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CHAPTER VII. THE KEY TO THE GARDEN

Note: the whole book is recorded in separate chapters, the audio files we can find here.


Two days after this, when Mary opened her eyes she sat upright in bed immediately, and called to Martha.

"Look at the moor! Look at the moor!"

The rainstorm had ended and the gray mist and clouds had been swept away in the night by the wind. The wind itself had ceased and a brilliant, deep blue sky arched high over the moorland. Never, never had Mary dreamed of a sky so blue. In India skies were hot and blazing; this was of a deep cool blue which almost seemed to sparkle like the waters of some lovely bottomless lake, and here and there, high, high in the arched blueness floated small clouds of snow-white fleece. The far-reaching world of the moor itself looked softly blue instead of gloomy purple-black or awful dreary gray.

"Aye," said Martha with a cheerful grin. "Th' storm's over for a bit. It does like this at this time o' th' year. It goes off in a …

CHAPTER VI. "THERE WAS SOME ONE CRYING--THERE WAS!"

Note: the whole book is recorded in separate chapters, the audio files we can find here.


The next day the rain poured down in torrents again, and when Mary looked out of her window the moor was almost hidden by gray mist and cloud. There could be no going out today.

"What do you do in your cottage when it rains like this?" she asked Martha.

"Try to keep from under each other's feet mostly," Martha answered. "Eh! there does seem a lot of us then. Mother's a good-tempered woman but she gets fair moithered. The biggest ones goes out in th' cow-shed and plays there. Dickon he doesn't mind th' wet. He goes out just th' same as if th' sun was shinin'. He says he sees things on rainy days as doesn't show when it's fair weather. He once found a little fox cub half drowned in its hole and he brought it home in th' bosom of his shirt to keep it warm. Its mother had been killed nearby an' th' hole was swum out an&…

CHAPTER V. THE CRY IN THE CORRIDOR (3)

Note: the whole book is recorded in separate chapters, the audio files we can find here.


Mary did not ask any more questions. She looked at the red fire and listened to the wind "wutherin'." It seemed to be "wutherin'" louder than ever. At that moment a very good thing was happening to her. Four good things had happened to her, in fact, since she came to Misselthwaite Manor. She had felt as if she had understood a robin and that he had understood her; she had run in the wind until her blood had grown warm; she had been healthily hungry for the first time in her life; and she had found out what it was to be sorry for some one.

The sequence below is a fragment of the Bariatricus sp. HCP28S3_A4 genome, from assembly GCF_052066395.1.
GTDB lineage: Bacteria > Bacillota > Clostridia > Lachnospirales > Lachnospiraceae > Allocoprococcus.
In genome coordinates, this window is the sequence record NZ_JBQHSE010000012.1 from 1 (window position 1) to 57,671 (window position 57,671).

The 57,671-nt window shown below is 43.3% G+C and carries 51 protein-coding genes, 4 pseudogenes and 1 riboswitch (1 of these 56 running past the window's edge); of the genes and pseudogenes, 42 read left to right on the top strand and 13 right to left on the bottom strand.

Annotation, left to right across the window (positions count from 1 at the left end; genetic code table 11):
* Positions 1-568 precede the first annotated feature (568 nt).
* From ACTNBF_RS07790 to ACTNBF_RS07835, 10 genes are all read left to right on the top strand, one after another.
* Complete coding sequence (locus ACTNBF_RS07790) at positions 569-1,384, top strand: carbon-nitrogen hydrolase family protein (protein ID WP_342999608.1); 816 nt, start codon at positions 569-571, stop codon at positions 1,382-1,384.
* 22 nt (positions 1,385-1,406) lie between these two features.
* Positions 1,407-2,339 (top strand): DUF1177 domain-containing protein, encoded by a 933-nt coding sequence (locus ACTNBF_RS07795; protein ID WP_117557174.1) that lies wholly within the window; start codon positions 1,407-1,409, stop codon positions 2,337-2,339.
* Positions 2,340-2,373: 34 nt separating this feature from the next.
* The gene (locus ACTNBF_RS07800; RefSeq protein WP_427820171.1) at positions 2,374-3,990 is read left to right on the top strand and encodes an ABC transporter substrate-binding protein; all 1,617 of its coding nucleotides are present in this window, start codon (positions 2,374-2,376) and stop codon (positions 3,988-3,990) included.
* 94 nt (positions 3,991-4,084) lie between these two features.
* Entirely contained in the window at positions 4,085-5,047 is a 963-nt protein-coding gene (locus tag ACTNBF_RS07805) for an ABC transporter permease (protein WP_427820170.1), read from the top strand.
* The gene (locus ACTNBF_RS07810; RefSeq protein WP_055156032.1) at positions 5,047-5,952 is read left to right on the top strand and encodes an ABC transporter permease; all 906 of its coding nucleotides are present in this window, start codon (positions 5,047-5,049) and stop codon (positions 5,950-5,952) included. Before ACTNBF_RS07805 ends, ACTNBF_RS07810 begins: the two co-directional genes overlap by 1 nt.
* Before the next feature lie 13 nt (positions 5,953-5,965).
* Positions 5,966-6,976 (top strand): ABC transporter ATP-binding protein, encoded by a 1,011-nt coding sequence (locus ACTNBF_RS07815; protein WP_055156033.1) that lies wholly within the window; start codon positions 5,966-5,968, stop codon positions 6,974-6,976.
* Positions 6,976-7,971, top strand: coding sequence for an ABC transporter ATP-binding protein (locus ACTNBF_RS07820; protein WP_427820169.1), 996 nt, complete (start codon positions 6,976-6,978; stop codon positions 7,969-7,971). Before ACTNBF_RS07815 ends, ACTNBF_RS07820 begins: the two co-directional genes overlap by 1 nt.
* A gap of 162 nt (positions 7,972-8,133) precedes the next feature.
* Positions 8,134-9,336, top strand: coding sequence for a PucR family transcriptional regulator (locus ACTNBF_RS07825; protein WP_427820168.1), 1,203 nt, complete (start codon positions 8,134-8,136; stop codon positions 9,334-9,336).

But as she was listening to the wind she began to listen to something else. She did not know what it was, because at first she could scarcely distinguish it from the wind itself. It was a curious sound--it seemed almost as if a child were crying somewhere. Sometimes the wind sounded rather like a child crying, but presently Mistre…

CHAPTER V. THE CRY IN THE CORRIDOR (2)

Note: the whole book is recorded in separate chapters, the audio files we can find here.


She ran up the walk to the green door she had entered the first morning. Then she ran down the path through the other door and then into the orchard, and when she stood and looked up there was the tree on the other side of the wall, and there was the robin just finishing his song and, beginning to preen his feathers with his beak.

"It is the garden," she said. "I am sure it is."

She walked round and looked closely at that side of the orchard wall, but she only found what she had found before--that there was no door in it. Then she ran through the kitchen-gardens again and out into the walk outside the long ivy-covered wall, and she walked to the end of it and looked at it, but there was no door; and then she walked to the other end, looking again, but there was no door.

"It's very queer," she said. "Ben Weatherstaff said there was no door and there is no doo…

CHAPTER V. THE CRY IN THE CORRIDOR (1)

Note: the whole book is recorded in separate chapters, the audio files we can find here.


At first each day which passed by for Mary Lennox was exactly like the others. Every morning she awoke in her tapestried room and found Martha kneeling upon the hearth building her fire; every morning she ate her breakfast in the nursery which had nothing amusing in it; and after each breakfast she gazed out of the window across to the huge moor which seemed to spread out on all sides and climb up to the sky, and after she had stared for a while she realized that if she did not go out she would have to stay in and do nothing--and so she went out. She did not know that this was the best thing she could have done, and she did not know that, when she began to walk quickly or even run along the paths and down the avenue, she was stirring her slow blood and making herself stronger by fighting with the wind which swept down from the moor. She ran only to make herself warm, and she hated the wind which r…